Musical Movie Stars
Steven Spielberg was busy discussing his new action adventure about famous classical composers. Bruce Willis, Sylvester Stallone and Arnold Schwarzenegger were in the room.
“Who do you want to play?” Spielberg asked Bruce Willis.
“I’ve always been a big fan of Chopin,” said Bruce. “I’ll play him.”
“And you, Sylvester?” asked Spielberg.
“Mozart’s the one for me!” said Sly.
“And what about you?” Spielberg asked Arnold Schwarzenegger.
“I’ll be Bach,” said Arnie.
More Fun With Actors
How many actors does it take to change a lightbulb?
1) One. They hate to share the spotlight.
2) One to change it, and 99 to stand there saying, “I could have done it better.”
3) Just one. He stands there, and the world revolves around him.
4) That depends on what the script says.
5) He just holds it, and the world revolves around him.
6) Doesn’t the stage manager do that?
7) Well, first I have to know the lightbulb’s motivation…
8) How many straight actors does it take to screw in a lightbulb? Both of them.
There were three dogs at a veternarian’s office, all of them looked sad. The first one asked the second, “Why are you here?” The dog replied, “I’m getting put to sleep because I kept peeing on my owners’ new rug.”
The first dog said, “I know how you feel — I’m getting put to sleep because I peed in my owner’s new car.” They both looked at the third dog and said, “Why are you here?” The dog sighed and said, “Well my owner likes to clean in the nude and one day she bent over and I gave her the ride of her life.”
“So you’re getting put to sleep too?” asked the other dogs. “No. I’m getting my nails clipped.”
One day, Moishe went to the doctor and the doctor said that he had 10 days to 2 weeks left to live. Moishe said, ‘Dr. I’ve done good things all my life. All I ever wanted was to win the lottery, just once!’ The doctor said, ‘Sorry Moishe, you’re gonna die.’ So Moishe went to his church and prayed. He said, ‘God, all I ever wanted was to win the lottery. Just once.’ The ceiling opened up and a light shined down upon Moishe and a deep booming voice said, ‘Moishe, try buying a ticket.’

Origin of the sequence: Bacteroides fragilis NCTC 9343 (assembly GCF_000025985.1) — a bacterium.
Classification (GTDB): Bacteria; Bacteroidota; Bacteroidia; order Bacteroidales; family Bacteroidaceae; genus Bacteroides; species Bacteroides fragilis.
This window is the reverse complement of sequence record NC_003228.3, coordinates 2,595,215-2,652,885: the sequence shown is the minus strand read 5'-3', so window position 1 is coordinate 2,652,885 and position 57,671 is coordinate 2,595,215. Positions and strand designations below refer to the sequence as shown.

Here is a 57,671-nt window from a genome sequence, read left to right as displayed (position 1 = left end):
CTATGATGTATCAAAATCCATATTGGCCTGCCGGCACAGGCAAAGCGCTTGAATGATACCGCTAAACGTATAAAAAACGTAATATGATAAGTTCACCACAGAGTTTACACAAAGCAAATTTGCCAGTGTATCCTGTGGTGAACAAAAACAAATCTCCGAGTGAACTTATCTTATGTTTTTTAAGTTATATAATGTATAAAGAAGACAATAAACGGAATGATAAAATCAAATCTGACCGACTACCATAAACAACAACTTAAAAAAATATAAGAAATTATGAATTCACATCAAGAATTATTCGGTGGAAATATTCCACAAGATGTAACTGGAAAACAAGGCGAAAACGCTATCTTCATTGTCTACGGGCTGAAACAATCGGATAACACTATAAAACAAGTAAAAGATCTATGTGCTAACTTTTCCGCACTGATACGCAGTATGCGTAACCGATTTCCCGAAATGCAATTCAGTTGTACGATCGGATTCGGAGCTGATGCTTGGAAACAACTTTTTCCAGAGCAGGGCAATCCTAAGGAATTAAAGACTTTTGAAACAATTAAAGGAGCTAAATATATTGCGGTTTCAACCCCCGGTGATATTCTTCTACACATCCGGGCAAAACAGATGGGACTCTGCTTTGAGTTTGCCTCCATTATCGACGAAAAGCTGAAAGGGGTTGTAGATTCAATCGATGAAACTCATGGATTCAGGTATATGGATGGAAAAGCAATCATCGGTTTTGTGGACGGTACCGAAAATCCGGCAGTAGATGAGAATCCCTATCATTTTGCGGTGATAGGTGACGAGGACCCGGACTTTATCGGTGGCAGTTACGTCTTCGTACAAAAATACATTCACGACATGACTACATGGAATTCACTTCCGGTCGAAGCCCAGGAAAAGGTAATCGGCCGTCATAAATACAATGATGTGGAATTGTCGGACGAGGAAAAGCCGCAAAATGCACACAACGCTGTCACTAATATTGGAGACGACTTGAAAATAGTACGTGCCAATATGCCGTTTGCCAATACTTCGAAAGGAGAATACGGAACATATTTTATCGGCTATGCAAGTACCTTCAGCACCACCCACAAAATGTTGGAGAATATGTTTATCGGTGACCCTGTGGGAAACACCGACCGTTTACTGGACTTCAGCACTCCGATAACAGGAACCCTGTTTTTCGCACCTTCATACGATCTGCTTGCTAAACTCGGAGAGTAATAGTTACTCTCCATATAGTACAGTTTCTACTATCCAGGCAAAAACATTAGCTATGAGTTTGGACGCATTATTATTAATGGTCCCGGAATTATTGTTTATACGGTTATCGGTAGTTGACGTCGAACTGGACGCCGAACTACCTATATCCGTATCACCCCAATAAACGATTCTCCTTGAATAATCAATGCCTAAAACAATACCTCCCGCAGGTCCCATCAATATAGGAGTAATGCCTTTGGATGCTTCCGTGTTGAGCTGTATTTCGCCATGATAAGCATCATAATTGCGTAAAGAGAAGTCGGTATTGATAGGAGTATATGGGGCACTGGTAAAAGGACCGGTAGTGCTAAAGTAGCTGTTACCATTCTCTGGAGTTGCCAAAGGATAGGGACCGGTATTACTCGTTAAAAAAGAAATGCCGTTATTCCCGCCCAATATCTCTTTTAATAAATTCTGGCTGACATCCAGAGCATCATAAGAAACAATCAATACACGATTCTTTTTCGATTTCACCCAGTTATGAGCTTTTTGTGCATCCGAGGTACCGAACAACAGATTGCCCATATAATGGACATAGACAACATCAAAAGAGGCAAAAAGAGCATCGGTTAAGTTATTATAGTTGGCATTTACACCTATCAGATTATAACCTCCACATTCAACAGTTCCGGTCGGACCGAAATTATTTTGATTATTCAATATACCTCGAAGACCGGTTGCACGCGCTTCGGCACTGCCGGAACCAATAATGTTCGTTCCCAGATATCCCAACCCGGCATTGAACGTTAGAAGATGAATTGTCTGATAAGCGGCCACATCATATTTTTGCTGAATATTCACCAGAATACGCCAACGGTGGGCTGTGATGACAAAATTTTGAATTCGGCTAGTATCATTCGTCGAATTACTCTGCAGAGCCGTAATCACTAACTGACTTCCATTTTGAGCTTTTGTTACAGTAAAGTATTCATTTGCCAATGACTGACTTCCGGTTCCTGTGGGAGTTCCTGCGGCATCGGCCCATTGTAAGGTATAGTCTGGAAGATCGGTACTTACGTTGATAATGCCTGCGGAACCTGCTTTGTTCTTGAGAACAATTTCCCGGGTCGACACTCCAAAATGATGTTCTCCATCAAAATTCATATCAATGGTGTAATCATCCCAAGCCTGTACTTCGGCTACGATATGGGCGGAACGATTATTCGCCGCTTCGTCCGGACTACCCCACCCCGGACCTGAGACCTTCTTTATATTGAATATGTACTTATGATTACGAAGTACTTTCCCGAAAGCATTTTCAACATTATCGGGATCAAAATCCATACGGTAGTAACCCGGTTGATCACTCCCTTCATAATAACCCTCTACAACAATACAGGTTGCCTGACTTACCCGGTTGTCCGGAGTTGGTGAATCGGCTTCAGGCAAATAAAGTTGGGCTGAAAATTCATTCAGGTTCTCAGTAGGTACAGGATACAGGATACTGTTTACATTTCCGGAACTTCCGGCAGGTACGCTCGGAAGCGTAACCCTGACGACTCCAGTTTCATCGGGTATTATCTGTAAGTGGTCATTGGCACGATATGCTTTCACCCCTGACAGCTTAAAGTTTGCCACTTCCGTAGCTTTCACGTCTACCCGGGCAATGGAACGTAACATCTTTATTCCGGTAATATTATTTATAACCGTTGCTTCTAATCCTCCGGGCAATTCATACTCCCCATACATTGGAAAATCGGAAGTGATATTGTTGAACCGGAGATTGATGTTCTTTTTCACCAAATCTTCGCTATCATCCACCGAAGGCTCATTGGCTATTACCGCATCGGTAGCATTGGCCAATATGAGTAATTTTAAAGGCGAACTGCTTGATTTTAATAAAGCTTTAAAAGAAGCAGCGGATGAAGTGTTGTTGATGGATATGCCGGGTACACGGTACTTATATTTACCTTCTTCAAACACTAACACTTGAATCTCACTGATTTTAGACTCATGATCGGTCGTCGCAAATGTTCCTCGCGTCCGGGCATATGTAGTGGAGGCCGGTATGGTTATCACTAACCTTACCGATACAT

When Albert Einstein was making the rounds of the speaker’s circuit, he usually found himself eagerly longing to get back to his laboratory work. One night as they were driving to yet another rubber-chicken dinner, Einstein mentioned to his chauffeur (a man who somewhat resembled Einstein in looks & manner) that he was tired of speechmaking.
“I have and idea, boss,” his chauffeur said. “I’ve heard you give this speech so many times. I’ll bet I could give it for you.”
Einstein laughed loudly and said, “Why not? Let’s do it!”
When they arrive at the dinner, Einstein donned the chauffeur’s cap and jacket and sat in the back of the room. The chauffeur gave a beautiful rendition of Einstein’s speech and even answered a few questions expertly.
Then a supremely pompous professor asked an extremely esoteric question about anti-matter formation, digressing here and there to let everyone in the audience know that he was nobody’s fool.
Without missing a beat, the chauffeur fixed the professor with a steely stare and said, “Sir, the answer to that question is so simple that I will let my chauffeur, who is sitting in the back, answer it for me.”